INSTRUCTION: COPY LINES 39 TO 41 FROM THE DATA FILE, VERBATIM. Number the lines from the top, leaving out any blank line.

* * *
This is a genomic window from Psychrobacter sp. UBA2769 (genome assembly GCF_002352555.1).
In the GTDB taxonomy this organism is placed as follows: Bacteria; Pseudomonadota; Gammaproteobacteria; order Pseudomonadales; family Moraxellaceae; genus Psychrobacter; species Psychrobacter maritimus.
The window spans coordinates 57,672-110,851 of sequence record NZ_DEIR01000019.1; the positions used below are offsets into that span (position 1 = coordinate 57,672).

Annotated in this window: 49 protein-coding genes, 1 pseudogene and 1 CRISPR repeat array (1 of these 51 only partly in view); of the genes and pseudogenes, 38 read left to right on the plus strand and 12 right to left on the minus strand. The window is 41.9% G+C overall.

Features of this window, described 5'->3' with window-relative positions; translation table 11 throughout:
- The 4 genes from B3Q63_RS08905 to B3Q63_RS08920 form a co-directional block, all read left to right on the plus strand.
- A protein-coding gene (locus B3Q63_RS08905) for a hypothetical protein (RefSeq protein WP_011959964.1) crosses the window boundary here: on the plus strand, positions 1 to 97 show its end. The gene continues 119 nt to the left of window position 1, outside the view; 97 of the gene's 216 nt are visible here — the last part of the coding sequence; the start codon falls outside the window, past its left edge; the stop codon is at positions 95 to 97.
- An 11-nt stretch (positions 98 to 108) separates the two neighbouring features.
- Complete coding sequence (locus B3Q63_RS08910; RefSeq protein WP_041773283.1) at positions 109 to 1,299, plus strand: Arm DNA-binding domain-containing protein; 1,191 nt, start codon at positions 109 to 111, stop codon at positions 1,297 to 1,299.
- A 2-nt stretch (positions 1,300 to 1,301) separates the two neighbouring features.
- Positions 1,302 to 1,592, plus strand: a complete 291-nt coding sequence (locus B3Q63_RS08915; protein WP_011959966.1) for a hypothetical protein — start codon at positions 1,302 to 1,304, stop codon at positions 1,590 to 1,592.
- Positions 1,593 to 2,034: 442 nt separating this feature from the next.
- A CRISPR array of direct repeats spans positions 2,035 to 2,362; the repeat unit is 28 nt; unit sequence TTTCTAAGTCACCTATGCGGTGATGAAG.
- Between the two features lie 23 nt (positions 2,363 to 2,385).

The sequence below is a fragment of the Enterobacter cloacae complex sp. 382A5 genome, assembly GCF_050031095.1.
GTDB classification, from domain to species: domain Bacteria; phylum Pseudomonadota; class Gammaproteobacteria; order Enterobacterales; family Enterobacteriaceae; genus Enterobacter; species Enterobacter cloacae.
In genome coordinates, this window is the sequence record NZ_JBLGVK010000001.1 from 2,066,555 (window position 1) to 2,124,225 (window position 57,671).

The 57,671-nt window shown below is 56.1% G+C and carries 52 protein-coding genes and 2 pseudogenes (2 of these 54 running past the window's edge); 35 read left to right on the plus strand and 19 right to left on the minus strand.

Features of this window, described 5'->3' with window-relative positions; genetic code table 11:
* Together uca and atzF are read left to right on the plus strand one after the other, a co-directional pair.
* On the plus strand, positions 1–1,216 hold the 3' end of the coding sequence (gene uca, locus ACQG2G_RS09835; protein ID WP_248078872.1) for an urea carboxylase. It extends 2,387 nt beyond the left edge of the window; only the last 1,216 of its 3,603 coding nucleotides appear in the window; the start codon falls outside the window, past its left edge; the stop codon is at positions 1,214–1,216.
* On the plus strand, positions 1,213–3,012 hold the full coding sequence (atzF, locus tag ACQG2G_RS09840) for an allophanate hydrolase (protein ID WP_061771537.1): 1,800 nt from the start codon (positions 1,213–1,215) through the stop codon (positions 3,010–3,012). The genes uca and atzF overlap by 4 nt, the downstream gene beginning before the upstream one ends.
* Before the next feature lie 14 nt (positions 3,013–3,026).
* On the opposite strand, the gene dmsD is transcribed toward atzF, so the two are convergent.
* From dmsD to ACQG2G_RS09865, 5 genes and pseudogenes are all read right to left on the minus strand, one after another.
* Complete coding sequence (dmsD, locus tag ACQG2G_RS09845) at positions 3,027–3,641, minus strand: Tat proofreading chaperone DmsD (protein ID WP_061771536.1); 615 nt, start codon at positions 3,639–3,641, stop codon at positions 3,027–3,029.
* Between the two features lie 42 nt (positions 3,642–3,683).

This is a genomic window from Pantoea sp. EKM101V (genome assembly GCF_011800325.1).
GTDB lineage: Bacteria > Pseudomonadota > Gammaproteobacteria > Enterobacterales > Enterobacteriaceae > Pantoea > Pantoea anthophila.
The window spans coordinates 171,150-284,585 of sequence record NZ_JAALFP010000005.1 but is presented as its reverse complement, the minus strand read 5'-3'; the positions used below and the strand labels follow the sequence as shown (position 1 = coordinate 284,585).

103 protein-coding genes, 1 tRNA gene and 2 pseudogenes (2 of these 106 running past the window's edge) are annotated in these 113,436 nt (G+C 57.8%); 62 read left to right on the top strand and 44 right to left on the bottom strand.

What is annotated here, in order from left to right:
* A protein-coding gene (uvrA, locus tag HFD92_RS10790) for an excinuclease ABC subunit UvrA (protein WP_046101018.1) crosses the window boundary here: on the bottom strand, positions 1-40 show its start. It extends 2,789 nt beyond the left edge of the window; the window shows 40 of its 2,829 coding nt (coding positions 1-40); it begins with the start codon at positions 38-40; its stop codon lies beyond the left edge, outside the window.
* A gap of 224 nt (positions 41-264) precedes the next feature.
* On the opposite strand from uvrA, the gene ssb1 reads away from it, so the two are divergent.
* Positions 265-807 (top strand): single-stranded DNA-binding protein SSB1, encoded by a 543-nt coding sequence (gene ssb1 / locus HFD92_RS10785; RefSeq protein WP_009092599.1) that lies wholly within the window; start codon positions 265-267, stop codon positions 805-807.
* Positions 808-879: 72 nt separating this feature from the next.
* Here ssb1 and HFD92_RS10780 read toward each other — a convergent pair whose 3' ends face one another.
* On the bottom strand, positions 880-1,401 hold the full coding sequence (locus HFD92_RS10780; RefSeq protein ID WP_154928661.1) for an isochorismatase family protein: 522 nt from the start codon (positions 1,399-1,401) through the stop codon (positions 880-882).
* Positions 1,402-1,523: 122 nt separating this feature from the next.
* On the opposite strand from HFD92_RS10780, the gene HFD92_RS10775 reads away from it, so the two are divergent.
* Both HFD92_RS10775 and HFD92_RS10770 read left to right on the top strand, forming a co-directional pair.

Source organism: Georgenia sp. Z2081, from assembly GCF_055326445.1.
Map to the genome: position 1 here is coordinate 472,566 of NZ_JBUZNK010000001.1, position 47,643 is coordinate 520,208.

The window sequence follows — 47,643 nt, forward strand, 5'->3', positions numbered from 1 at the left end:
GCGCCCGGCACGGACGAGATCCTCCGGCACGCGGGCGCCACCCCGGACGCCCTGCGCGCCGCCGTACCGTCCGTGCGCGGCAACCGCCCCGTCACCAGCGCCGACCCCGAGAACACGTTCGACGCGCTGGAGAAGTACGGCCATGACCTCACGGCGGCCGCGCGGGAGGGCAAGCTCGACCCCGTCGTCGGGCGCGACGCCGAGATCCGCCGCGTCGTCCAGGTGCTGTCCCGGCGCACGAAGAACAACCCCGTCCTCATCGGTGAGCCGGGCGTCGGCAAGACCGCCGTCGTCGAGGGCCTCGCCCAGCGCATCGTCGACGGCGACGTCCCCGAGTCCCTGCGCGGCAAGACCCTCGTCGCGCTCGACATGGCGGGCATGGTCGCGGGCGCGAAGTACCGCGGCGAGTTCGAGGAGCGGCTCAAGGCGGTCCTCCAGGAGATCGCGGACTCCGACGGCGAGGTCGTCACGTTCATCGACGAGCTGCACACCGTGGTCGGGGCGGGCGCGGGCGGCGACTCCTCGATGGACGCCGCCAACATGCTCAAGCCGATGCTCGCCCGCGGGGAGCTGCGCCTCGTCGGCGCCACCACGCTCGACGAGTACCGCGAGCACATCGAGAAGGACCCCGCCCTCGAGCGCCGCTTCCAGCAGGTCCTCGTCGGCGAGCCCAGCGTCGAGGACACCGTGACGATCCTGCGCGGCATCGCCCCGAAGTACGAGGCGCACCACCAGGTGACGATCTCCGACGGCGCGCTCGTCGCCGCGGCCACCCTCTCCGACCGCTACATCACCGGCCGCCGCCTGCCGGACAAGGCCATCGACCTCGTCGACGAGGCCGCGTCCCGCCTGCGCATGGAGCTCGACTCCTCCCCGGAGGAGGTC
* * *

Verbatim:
* On the bottom strand, positions 880-1,401 hold the full coding sequence (locus HFD92_RS10780; RefSeq protein ID WP_154928661.1) for an isochorismatase family protein: 522 nt from the start codon (positions 1,399-1,401) through the stop codon (positions 880-882).
* Positions 1,402-1,523: 122 nt separating this feature from the next.
* On the opposite strand from HFD92_RS10780, the gene HFD92_RS10775 reads away from it, so the two are divergent.